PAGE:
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In Bangladesh, focus turns to family counting as refugee help needs mount

Briefing notes

In Bangladesh, focus turns to family counting as refugee help needs mount

13 October 2017
Bangladesh. UNHCR teams gather data to help Rohingya refugees
UNHCR volunteer Zakia Kabir collects information from Rohingya grandmother Dolu, 75, and her daughter Reza, 45, using a data-gathering smartphone app that helps to streamline assistance at the Kutupalong extension site.

In Bangladesh, UNHCR has been working with the government in the first stage of a new ‘family counting’ exercise to collect data on the estimated 536,000 newly-arrived refugees and their needs.

The exercise will enable the Government, UNHCR, and other agencies to have a better understanding of the size and breakdown of the population and where they are located. It is key for getting the right aid to the right people. It will also help flag refugees with special protection needs, such as single mothers with small infants, people with disabilities, or children and elderly refugees who are on their own.

Led by Bangladesh’s Refugee Relief and Repatriation Commission (RRRC), the exercise has so far counted 17,855 families – more than 70,000 individuals. At this initial stage, it is being carried out in the Balukhali Extension and Kutupalong Extension camps and is expected to cover an estimated 525,000 people over the coming weeks.

The data collected will be shared with other service providers. UNHCR is ready to increase its support to RRRC as the exercise expands to other locations. Our support thus far has been in recruiting and training 100 enumerators, designing and facilitating the process of family counting as well as provision of equipment and resources.  We are working closely with refugee community leaders on providing information to the new arrivals. We are also providing the equipment and database for capturing the data. 

Enumerators meet families in their shelters and enter their family data into a mobile phone application. Families are asked a set of questions, including composition, sex, and ages, date of arrival, and area of origin in Myanmar. This data, including a photo of the family, is uploaded into a mobile application, together with a basic indicator of the family’s location based on zones, and GPS coordinates of the family’s residence. This data can be collected via a smartphone even without Internet connectivity.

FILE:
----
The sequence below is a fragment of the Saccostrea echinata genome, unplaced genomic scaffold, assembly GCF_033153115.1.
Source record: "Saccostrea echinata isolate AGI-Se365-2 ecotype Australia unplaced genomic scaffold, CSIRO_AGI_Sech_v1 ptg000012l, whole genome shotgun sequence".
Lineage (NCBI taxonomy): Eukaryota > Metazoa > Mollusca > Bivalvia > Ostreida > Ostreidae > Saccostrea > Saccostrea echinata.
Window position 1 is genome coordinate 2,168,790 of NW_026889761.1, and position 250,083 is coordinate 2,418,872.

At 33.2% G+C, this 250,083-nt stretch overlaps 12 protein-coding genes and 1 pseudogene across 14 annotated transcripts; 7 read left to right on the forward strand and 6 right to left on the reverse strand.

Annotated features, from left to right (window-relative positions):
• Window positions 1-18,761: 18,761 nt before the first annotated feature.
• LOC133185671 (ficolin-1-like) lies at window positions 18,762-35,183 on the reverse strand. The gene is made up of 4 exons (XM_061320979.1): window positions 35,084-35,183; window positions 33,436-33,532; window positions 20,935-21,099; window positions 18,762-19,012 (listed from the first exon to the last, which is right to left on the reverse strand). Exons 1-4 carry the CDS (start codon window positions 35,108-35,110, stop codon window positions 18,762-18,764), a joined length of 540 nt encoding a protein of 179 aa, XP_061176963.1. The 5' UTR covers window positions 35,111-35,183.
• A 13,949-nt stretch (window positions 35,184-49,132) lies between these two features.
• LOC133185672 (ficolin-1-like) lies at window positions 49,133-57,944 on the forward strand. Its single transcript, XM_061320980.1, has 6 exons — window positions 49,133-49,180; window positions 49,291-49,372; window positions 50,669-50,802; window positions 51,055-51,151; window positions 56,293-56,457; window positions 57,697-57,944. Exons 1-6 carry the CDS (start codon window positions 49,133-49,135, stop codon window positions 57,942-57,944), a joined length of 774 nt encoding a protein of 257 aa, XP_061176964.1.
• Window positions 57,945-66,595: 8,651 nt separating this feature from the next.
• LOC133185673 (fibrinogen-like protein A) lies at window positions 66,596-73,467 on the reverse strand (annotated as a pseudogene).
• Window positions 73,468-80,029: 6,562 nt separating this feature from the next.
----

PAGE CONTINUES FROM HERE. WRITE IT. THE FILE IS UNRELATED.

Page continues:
Families are provided a card bearing the RRRC logo and containing a unique family identification number, which will be important for organizing and ensuring access to assistance and protection.

On new arrivals from Bangladesh, some 173 families (several hundred people) are reported to have arrived overnight last night and so far today by boat, according to an NGO partner. We hear persistent reports of many people waiting to cross, and people being on the move inside Myanmar.

In parallel with ramping up delivery of assistance in Cox’s Bazar, we continue to bring additional aid into Bangladesh. Over the past four weeks UNHCR organised seven airlifts, flying in some 700 metric tonnes of life-saving aid. More UNHCR aid flights for Bangladesh are being scheduled in coming days.

Meanwhile, preparations are underway in Geneva for a donor pledging conference in support of the Joint Response Plan on 23 October. The conference, organised by IOM, OCHA and UNHCR and co-sponsored by the European Union and Kuwait, is looking to raise USD434 million for immediate needs of Rohingya refugees in Bangladesh and the local communities hosting them.


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